US Recession Sees Return of 'Flash Mountain'
The toxic tentacles of recession seem to extend into every imaginable – and unimaginable – pocket of the economy. As these tentacles release their toxins, the resulting distress affects both individuals and industries alike, often in ways we might not have imagined in advance. But so too do recessions impart the occasional surprising benefit. Our advice: Enjoy the benefits when and where you can because this recession is likely to get much worse before it gets better.
“Call it an unexpected consequence of the bad economy,” the LA Times remarks. “A recent round of staff reductions at Disneyland could result in the return of embarrassing episodes of public nudity at the Happiest Place on Earth.
“Back in 1997, a front-page story in the Los Angeles Times chronicled a scintillating Internet phenomenon involving the Anaheim theme park’s Splash Mountain log ride: Photos of women flashing their breasts at an automatic camera that snapped souvenir photographs during the final 50-foot drop were ‘unzip-a-dee-doo- dahing’ their way around cyberspace, earning the ride the dubious nickname ‘Flash Mountain.’”
Disneyland officials quickly put a stop to this informal soft porn by hiring employees to examine each and every photo before posting them on the preview screens at the end of the ride.
But alas, declining revenues at Disney’s theme parks have forced a variety of cost-cutting measures. The photo screeners at Splash Mountain, Tower of Terror, and California Screamin’ have been redeployed to other positions. “Actual inappropriate behaviors [sic] by guests are rare,” a Disney spokesperson explained.
Correction: “Inappropriate behaviors” by guests WERE rare.
Now that the breast police have been re-assigned, “inappropriate behaviors” are likely to increase. But this serendipitous recessionary “benefit” is probably not sufficient to boost Disney’s ticket sales. A family of four must spend at least $356 for a one- day visit to Disneyland here in Southern California, and that’s before paying for parking, food, Mickey Mouse ears, or a souvenir photo of mom riding Splash Mountain.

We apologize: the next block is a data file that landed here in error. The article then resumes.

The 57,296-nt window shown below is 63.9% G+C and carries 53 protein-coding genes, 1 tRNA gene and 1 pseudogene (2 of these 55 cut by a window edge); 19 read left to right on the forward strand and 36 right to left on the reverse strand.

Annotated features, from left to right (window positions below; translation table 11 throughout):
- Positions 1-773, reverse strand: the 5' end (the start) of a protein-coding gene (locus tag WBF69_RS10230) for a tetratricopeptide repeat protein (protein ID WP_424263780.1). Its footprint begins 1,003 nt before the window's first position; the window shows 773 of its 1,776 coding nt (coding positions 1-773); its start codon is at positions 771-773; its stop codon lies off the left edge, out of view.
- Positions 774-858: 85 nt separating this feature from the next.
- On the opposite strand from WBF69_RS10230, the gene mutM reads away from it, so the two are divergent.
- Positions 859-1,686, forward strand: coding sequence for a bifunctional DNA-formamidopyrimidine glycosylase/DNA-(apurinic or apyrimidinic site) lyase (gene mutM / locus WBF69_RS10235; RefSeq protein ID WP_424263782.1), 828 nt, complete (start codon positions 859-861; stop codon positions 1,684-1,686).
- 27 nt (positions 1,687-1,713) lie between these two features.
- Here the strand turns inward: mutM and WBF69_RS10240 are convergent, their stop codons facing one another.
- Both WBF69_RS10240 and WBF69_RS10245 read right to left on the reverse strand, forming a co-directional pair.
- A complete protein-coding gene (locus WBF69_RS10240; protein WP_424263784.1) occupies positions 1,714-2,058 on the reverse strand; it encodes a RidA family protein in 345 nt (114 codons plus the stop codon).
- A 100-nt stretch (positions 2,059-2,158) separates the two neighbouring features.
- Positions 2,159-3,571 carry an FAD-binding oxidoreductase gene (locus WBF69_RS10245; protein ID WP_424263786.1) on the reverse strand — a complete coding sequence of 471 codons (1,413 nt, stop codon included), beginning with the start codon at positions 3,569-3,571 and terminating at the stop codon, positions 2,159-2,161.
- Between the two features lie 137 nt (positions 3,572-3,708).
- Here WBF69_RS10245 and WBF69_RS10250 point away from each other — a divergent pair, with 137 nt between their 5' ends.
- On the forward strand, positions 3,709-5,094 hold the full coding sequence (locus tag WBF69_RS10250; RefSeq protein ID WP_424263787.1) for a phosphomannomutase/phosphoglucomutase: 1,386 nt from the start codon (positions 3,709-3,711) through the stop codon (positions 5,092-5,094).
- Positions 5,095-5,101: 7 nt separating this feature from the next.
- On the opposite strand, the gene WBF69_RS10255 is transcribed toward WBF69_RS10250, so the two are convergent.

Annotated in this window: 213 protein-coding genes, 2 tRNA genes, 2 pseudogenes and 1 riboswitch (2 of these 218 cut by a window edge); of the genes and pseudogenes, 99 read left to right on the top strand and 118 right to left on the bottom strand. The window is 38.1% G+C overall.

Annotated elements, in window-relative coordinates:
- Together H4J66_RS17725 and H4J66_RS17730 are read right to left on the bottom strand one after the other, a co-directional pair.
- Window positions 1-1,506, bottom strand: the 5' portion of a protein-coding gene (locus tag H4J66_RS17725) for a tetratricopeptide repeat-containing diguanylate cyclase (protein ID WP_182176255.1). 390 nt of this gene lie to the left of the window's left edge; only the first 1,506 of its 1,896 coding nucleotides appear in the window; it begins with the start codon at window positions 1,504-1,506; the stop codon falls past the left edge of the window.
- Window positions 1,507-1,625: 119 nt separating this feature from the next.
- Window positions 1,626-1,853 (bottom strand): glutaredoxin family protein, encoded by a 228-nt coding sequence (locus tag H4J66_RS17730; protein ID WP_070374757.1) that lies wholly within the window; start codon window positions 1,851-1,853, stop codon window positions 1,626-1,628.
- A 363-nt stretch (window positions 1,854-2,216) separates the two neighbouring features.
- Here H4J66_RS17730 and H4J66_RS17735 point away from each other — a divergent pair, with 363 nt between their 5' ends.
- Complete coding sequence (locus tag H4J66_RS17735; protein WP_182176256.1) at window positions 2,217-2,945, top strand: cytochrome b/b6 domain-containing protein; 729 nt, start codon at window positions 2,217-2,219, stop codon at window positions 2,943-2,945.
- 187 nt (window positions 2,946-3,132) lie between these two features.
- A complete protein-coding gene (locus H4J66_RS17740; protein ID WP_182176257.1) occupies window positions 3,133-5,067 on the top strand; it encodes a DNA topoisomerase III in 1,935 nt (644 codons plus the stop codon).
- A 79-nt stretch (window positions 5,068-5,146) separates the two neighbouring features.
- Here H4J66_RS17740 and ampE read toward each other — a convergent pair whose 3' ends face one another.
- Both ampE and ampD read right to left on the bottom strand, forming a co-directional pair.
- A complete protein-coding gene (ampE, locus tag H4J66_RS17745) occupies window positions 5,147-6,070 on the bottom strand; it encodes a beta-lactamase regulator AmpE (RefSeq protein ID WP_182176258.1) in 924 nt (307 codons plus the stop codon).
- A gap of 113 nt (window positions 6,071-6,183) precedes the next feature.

That’s a large chunk of change, even for those folks who still have a job and a little bit of money in the bank.
Therefore, the fact that unemployment is rising – in a populace with meager savings and plummeting home values – is a fact that provides little hope the economy is genuinely improving. Furthermore, the theoretically recovering banking sector is engineering its “recovery” by shrinking the asset side of its balance sheet. The banking sector is rapidly withdrawing credit from almost every sector of the economy – especially the consumer sector. That’s an ominous development for an economy that is as dependant upon credit as the American economy.
To validate the contention that sources of credit are disappearing, we offer both anecdote and hard data. First the anecdote…
“I talked to my 22-year old son last night,” a friend of your editor’s related recently. “Wells Fargo was his company’s only high- quality finance company for people buying air conditioning systems for their homes. Last week, Wells cancelled their vendor lending program for all of Texas. Credit rejections used to run at 20% of applications for my son’s company. Now they are running at 40%-plus. Bottom line – one of our TARP recipients has stopped lending to real people with jobs and ‘good credit’ who want to buy domestically manufactured and installed assets to improve their homes.”
Now, the hard data…
At the recent Value Investing Congress in Pasadena, California, hedge fund manager Igor Lotsvin, offered the following observations:
“The results of this banking crisis – and we do think very much that the worst is ahead of us – is that the banks are not lending. We see this almost everywhere and in every way… the banks have cut their unused lines of credit commitments by $1 trillion in the last six months of last year. That basically means lines of credit and credit cards. In the fourth quarter of 2008 alone, banks have cut more than half a trillion dollars of consumer lines of credit.
“So think about the American consumers; they are basically in the situation where their 401(k) got cut in half, where their house is worth 30% less than it was three years ago… and now their only source of liquidity is their credit card. And that’s being cut off very rapidly…
“The de-leveraging that’s taking place in the world is continuing a very massive scale. The world is really on the margin call right now and it will not cure itself in the next couple of quarters. There is plenty of more pain to come.”
In order to see the beginning of a recovery, says Lotsvin, we would have to see the beginning of banks’ willingness to lend. But that’s not happening.
“The banks have been pumped with hundreds of billions of dollars of liquidity and trillions of dollars worth of guarantees,” says Lotsvin. “We don’t see any lending. Lending is not happening, so the government can’t force banks to lend without taking ownership in them… you don’t see JP Morgan lending, you don’t see Citigroup lending, you don’t see it Wells Fargo lending…So that is not happening. Our premise is the economy will not work until you restore the credit pulse.”
Hmmmmm…Seems like a plausible premise.